By the 17th century, Canterbury's population was 5,000 of whom 2,000 were French-speaking Protestant Huguenots, who had begun fleeing persecution and war in the Spanish Netherlands in the mid-16th century. The Huguenots introduced silk weaving into the city, which by 1676 had outstripped wool weaving. [27]

In 1620 Robert Cushman negotiated the lease of the Mayflower at 59 Palace Street for the purpose of transporting the Pilgrims to America. Charles I and Henrietta Maria came in 1625 and musicians played while the couple entered the town under a velvet canopy held by six men holding poles. [28]

In 1647, during the English Civil War, riots broke out when Canterbury's puritan mayor banned church services on Christmas Day. The rioters' trial the following year led to a Kent revolt against the Parliamentarian forces, contributing to the start of the second phase of the war. However, Canterbury surrendered peacefully to the Parliamentarians after their victory at the Battle of Maidstone. [29]

18th century–present Edit

The city's first newspaper, the Kentish Post, was founded in 1717. [30] It merged with the newly founded Kentish Gazette in 1768. [31]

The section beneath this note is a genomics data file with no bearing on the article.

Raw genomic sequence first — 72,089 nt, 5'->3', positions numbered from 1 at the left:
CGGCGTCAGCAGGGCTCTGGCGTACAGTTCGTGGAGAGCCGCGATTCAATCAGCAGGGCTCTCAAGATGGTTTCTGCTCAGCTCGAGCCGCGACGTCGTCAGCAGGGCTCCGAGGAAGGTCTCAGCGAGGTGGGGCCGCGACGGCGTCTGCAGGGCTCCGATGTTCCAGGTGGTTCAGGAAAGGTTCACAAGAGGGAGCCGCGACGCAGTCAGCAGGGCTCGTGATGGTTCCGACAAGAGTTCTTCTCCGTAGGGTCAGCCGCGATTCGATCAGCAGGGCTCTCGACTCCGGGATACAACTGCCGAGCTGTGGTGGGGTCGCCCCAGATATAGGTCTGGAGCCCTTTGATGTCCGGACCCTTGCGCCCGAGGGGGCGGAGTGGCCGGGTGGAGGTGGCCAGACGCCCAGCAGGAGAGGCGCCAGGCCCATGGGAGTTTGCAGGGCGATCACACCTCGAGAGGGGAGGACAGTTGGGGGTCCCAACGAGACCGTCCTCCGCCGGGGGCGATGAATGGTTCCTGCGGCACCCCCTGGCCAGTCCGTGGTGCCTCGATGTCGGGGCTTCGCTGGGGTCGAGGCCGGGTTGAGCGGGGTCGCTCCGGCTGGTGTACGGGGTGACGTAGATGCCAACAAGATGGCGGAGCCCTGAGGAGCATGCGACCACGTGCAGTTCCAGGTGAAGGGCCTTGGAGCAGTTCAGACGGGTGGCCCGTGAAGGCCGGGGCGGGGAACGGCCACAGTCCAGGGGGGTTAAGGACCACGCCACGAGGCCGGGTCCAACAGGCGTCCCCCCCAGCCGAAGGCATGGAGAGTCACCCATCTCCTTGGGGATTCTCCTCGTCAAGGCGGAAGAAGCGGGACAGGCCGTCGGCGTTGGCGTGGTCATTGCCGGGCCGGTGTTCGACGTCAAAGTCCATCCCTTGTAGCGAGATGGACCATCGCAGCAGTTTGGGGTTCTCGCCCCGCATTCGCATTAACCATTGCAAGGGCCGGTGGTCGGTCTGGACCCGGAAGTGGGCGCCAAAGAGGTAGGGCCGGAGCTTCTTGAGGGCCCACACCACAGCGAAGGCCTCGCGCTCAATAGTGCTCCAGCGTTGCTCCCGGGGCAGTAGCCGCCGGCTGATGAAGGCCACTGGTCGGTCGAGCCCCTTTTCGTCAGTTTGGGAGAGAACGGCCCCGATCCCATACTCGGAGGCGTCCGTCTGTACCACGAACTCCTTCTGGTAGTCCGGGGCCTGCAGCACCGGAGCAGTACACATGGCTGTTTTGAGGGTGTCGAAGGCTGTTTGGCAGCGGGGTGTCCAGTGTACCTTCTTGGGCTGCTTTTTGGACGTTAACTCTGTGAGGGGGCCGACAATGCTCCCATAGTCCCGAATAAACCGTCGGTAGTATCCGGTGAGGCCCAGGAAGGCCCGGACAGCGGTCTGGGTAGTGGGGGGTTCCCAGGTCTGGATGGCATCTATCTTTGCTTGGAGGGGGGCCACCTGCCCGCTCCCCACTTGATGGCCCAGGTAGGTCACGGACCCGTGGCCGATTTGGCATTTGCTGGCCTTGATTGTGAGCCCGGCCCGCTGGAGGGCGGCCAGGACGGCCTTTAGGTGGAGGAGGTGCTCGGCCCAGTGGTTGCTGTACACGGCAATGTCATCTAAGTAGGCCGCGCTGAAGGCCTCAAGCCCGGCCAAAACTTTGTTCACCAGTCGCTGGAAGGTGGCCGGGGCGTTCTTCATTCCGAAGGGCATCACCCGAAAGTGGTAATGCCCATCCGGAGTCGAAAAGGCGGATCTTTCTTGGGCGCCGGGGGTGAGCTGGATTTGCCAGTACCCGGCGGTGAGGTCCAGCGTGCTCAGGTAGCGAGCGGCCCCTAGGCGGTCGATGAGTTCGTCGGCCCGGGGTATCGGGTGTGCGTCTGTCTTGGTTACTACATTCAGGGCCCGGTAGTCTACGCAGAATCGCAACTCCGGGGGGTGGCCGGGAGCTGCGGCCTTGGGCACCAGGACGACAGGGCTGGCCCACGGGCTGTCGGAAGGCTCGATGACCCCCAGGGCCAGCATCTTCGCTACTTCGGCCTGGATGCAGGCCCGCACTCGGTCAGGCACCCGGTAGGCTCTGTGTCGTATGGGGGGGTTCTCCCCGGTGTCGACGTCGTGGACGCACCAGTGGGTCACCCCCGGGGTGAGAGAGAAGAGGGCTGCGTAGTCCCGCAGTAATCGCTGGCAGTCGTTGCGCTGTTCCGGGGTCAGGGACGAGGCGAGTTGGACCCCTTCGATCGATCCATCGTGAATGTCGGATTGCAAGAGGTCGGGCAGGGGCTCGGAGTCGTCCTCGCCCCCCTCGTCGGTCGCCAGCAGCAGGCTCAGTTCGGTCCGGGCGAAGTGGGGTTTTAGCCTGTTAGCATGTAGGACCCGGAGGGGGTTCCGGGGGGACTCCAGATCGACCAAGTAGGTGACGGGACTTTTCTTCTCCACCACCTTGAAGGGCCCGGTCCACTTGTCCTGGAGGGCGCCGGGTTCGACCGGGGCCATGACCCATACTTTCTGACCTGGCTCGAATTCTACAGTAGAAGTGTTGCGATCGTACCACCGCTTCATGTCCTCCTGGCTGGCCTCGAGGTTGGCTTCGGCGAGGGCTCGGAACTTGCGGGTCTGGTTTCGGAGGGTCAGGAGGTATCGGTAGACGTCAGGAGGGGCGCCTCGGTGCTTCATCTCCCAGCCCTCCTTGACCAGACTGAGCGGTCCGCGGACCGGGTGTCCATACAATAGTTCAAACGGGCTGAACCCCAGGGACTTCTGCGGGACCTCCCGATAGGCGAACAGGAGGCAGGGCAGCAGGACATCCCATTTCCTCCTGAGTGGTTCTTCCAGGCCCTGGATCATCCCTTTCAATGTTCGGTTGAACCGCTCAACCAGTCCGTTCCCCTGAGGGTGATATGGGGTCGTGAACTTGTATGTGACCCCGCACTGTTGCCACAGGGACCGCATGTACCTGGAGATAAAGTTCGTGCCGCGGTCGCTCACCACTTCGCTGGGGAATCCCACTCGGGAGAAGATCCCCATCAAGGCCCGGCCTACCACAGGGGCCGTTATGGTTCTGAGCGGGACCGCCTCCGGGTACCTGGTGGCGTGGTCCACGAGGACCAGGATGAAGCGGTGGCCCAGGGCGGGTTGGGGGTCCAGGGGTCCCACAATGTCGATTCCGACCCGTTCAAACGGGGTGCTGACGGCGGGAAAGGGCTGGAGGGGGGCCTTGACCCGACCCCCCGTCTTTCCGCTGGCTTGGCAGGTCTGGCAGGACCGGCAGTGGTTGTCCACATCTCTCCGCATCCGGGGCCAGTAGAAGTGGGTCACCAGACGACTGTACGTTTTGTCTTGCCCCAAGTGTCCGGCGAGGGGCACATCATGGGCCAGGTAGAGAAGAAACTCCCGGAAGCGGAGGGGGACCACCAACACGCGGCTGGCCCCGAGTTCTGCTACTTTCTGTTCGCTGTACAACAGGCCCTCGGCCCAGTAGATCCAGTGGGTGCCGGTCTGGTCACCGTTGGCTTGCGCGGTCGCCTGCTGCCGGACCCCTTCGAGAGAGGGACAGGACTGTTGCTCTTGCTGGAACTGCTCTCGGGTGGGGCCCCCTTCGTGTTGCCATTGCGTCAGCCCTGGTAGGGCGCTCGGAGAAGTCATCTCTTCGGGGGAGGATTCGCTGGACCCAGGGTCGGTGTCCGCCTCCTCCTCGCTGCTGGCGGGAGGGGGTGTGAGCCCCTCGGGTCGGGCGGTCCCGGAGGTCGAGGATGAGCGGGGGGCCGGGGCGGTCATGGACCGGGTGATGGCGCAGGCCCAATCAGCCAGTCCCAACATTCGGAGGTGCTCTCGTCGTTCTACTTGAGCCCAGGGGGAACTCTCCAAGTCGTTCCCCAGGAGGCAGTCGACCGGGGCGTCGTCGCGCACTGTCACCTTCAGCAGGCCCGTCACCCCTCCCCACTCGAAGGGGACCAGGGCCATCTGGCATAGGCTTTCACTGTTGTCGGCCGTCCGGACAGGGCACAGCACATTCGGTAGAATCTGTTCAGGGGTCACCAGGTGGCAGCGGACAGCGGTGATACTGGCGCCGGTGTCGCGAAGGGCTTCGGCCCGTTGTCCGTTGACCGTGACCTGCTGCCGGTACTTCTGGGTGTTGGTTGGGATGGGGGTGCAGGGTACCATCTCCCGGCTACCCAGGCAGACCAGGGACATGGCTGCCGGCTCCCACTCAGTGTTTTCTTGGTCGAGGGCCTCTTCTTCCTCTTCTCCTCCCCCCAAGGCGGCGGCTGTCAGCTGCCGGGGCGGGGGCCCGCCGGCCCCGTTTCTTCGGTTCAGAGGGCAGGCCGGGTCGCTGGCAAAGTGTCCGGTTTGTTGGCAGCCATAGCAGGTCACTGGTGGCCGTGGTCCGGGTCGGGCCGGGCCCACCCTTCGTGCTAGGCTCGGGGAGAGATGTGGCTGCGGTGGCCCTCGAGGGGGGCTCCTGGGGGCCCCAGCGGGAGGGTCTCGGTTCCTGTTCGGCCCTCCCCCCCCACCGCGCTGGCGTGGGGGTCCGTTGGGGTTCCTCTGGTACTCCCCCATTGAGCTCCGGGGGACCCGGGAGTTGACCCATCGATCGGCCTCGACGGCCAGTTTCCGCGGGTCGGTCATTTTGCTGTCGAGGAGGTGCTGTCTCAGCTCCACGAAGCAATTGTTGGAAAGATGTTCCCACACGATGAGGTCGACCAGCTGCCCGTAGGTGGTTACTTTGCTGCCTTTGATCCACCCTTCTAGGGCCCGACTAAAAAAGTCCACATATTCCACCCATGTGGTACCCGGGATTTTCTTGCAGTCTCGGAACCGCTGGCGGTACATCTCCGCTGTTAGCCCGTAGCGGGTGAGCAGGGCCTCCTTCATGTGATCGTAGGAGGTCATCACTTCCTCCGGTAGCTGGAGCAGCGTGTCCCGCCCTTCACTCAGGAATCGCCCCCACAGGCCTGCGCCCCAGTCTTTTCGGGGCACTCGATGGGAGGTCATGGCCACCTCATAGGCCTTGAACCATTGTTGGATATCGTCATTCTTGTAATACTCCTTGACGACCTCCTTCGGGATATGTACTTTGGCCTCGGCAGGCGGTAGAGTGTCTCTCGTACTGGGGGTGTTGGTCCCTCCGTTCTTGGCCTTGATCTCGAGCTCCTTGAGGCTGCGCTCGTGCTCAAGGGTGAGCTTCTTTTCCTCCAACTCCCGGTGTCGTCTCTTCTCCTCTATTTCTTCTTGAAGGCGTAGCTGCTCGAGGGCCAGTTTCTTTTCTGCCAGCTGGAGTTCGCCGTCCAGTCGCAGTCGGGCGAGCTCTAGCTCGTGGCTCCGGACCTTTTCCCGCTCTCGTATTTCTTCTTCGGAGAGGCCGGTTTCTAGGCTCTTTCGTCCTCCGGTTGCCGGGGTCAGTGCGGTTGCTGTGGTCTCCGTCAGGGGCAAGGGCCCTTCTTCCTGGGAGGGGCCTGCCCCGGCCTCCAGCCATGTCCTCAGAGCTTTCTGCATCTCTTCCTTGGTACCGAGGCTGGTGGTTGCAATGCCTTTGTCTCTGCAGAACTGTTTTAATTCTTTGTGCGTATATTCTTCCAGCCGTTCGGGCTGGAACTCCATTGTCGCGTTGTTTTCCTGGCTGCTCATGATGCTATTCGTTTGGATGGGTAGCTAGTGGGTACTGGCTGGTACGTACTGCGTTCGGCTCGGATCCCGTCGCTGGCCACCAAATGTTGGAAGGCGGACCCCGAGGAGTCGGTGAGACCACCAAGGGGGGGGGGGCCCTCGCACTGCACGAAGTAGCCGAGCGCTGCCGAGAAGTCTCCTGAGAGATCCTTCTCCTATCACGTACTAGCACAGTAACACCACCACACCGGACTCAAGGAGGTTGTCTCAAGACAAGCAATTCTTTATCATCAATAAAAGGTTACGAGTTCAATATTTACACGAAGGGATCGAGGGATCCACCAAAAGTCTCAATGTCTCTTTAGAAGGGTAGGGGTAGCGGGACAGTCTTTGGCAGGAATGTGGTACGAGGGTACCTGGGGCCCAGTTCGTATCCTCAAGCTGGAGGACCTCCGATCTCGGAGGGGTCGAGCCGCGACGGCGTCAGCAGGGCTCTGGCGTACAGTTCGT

By 1770, the castle had fallen into disrepair, and many parts of it were demolished during the late 18th century and early 19th century. [32] In 1787 all the gates in the city wall, except for Westgate—the city jail—were demolished as a result of a commission that found them impeding to new coach travel. [33] Canterbury Prison was opened in 1808 just outside the city boundary. [34] By 1820 the city's silk industry had been killed by imported Indian muslins [27] its trade was thereafter mostly limited to hops and wheat. [13] The Canterbury & Whitstable Railway (The Crab and Winkle Way), the world's first passenger railway, [35] was opened in 1830 [36] bankrupt by 1844, it was purchased by the South Eastern Railway, which connected the town to its larger network in 1846. [37] The London, Chatham, and Dover arrived in 1860 [38] the competition and cost-cutting between the lines was resolved by merging them as the South Eastern and Chatham in 1899. [39] In 1848, St Augustine's Abbey was refurbished for use as a missionary college for the Church of England's representatives in the British colonies. [13] Between 1830 and 1900, the city's population grew from 15,000 to 24,000. [35]